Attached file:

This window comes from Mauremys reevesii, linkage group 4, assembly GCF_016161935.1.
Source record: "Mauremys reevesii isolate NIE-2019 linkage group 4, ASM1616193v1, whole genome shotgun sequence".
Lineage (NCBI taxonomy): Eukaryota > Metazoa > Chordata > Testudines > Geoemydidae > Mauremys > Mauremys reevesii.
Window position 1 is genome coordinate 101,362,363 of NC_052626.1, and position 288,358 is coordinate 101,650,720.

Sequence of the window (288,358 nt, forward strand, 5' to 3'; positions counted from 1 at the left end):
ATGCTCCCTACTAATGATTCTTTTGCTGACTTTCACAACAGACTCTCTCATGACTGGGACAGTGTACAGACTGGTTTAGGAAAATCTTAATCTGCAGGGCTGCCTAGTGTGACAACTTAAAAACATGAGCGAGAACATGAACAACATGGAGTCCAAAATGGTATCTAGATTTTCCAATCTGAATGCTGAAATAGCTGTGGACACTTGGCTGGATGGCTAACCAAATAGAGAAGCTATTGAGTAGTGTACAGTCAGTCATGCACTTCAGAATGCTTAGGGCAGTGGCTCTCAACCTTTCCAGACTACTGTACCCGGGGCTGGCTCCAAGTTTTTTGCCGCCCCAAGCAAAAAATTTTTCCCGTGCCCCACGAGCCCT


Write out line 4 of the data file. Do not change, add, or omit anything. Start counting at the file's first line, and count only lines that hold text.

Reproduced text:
Window position 1 is genome coordinate 101,362,363 of NC_052626.1, and position 288,358 is coordinate 101,650,720.